Skip to main content

August 2018 Tax & Compliance Channel


Bill Would Allow IRS to License and Regulate Tax Preparers

By Isaac M. O’Bannon, Managing Editor

Senator Rob Portman (R-Ohio) has introduced a new bill in the Senate that would give the Internal Revenue Service the authority to regulate income tax return preparers. The bill is cosponsored by Senator Ben Cardin (D-Missouri).

The IRS attempted to regulate tax preparers in 2011, with a program that required licensing, background checks, testing and continuing education. After losing in court and again on appeal, the courts found that the IRS did not have the statutory authority to implement these regulations, the IRS and Treasury backed down in 2014. 

The Registered Tax Return Preparer (RTRP) program morphed into the voluntary Annual Filing Season Program, but it languished without real enforcement.

The Protecting Taxpayers Act (S.3278), which was read into the Senate record on July 26, 2018, would “amend the Internal Revenue Code of 1986 to provide additional protections to taxpayers,” according to the official description. The bill was referred to the Senate Finance Committee. The bill is still a long way from being enacted: If passed through committee, the bill would go to the floor for a full vote of the Senate, then would need to be introduced and make its way through the U.S. House of Representatives.

“Americans work hard every day to provide for themselves and their families, and, as taxpayers, the federal government works for them,” said Senator Portman.  “Too often, however, the federal government isn’t responsive to the needs of the people it serves, and the IRS has not always served the interests of taxpayers. It has been 20 years since the last significant IRS reform, and it is time to update the agency once again. The bipartisan Protecting Taxpayers Act will restructure and reform the IRS to make it more responsive and accountable to the needs of taxpayers and help restore Americans’ faith in this agency.”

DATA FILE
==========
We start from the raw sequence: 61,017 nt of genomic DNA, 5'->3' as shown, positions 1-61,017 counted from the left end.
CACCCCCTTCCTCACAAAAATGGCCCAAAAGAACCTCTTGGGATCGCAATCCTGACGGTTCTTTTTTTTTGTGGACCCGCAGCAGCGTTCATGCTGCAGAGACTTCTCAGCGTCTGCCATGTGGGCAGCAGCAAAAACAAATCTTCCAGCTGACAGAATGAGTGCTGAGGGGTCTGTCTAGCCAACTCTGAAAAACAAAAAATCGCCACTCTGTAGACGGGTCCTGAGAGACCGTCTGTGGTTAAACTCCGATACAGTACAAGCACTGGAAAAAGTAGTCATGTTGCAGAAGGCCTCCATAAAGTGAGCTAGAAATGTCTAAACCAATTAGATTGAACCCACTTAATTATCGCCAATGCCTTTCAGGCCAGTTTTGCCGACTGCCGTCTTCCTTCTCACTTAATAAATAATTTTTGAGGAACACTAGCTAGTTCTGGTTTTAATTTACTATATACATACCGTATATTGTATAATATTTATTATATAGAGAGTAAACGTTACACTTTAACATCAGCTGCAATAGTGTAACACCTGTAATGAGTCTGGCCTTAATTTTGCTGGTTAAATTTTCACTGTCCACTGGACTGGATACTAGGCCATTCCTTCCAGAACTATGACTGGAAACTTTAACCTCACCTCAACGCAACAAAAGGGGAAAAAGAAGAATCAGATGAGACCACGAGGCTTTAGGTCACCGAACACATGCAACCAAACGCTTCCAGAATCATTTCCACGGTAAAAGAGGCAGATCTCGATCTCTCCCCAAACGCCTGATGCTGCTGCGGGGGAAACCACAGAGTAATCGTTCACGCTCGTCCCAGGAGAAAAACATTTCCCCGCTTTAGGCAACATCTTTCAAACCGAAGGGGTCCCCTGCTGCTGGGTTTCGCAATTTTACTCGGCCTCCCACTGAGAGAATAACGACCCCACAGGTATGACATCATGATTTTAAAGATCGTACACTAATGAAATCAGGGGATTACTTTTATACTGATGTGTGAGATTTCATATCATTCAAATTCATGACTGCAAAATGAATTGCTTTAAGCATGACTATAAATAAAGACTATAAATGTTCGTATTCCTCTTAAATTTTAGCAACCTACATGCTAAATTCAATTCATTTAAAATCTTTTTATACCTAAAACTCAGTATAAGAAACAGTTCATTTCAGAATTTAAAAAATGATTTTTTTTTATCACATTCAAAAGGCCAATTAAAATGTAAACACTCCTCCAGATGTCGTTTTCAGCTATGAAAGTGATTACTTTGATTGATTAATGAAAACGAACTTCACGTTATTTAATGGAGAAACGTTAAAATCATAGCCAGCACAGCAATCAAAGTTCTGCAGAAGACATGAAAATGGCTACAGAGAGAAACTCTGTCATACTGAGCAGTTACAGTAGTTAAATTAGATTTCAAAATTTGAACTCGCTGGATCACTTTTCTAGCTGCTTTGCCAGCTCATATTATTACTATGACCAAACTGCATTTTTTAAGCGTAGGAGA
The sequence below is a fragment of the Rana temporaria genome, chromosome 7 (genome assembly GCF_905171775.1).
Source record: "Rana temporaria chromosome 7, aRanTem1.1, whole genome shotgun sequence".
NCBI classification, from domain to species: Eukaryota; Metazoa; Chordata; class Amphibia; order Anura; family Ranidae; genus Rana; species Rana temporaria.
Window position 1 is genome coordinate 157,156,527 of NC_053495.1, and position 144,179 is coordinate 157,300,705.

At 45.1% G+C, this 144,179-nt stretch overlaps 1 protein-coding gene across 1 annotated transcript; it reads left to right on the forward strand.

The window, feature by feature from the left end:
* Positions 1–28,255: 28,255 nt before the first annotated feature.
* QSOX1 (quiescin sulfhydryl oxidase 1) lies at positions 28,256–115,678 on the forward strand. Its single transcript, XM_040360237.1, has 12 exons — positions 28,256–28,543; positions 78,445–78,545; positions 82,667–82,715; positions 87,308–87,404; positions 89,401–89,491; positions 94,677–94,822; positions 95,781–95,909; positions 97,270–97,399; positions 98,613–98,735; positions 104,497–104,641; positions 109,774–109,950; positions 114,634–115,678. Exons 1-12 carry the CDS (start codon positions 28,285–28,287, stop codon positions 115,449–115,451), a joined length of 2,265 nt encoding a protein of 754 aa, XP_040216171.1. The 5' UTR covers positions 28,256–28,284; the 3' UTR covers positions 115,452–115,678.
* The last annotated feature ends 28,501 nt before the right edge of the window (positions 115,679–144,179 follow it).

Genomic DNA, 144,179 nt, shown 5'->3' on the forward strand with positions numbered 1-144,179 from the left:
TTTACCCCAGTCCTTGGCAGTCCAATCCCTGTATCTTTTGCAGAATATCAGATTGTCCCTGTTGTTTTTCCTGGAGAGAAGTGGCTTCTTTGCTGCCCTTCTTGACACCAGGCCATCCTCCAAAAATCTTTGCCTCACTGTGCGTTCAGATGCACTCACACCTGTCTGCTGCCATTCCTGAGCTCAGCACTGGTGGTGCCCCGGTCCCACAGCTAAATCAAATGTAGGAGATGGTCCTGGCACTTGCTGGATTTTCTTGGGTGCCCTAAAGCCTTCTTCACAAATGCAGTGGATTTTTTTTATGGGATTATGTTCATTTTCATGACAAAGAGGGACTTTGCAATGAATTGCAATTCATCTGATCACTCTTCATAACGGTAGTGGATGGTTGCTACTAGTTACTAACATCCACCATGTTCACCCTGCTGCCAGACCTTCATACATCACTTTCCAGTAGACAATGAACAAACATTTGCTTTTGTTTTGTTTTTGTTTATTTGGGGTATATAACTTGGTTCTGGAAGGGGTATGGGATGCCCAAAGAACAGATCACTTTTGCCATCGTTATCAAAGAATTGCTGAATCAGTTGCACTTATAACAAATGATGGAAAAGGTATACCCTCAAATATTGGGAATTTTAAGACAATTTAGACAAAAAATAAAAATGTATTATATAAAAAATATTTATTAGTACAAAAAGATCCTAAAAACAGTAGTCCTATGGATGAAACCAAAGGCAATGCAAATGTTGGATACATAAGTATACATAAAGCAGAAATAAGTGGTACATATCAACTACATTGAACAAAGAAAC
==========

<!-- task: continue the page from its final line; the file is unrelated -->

Portman issued a press release that further explained the goal of the bill: “… to reform a number of Internal Revenue Service (IRS) functions and administrative practices in order to make the agency more responsive and accountable to taxpayers.  Specifically, the bill is designed to (1) revitalize the IRS organizational structure and management; (2) increase taxpayer protections and modernize enforcement procedures; (3) improve small business and retirement plan tax administration; (4) better serve low-income taxpayers; (5) overhaul the IRS appeals process; and (6) strengthen the IRS IT infrastructure.”

“IRS reform must be predicated on a shift toward a stronger customer-service orientation,” Robert Kerr, EA, executive vice president of the National Association of Enrolled Agents, said in a statement in advance of the Senate hearing on July 25. “IRS needs the right staff, trained every year, with the right service culture to carry out its mission. In addition to cultural changes, IRS must be provided appropriate funding and oversight as well as authority to set minimum standards for return preparers.” The NAEA represents professionals who are licensed by the IRS to prepare income tax returns and represent taxpayers before the IRS. The NAEA has supported previous efforts at tax preparer regulation.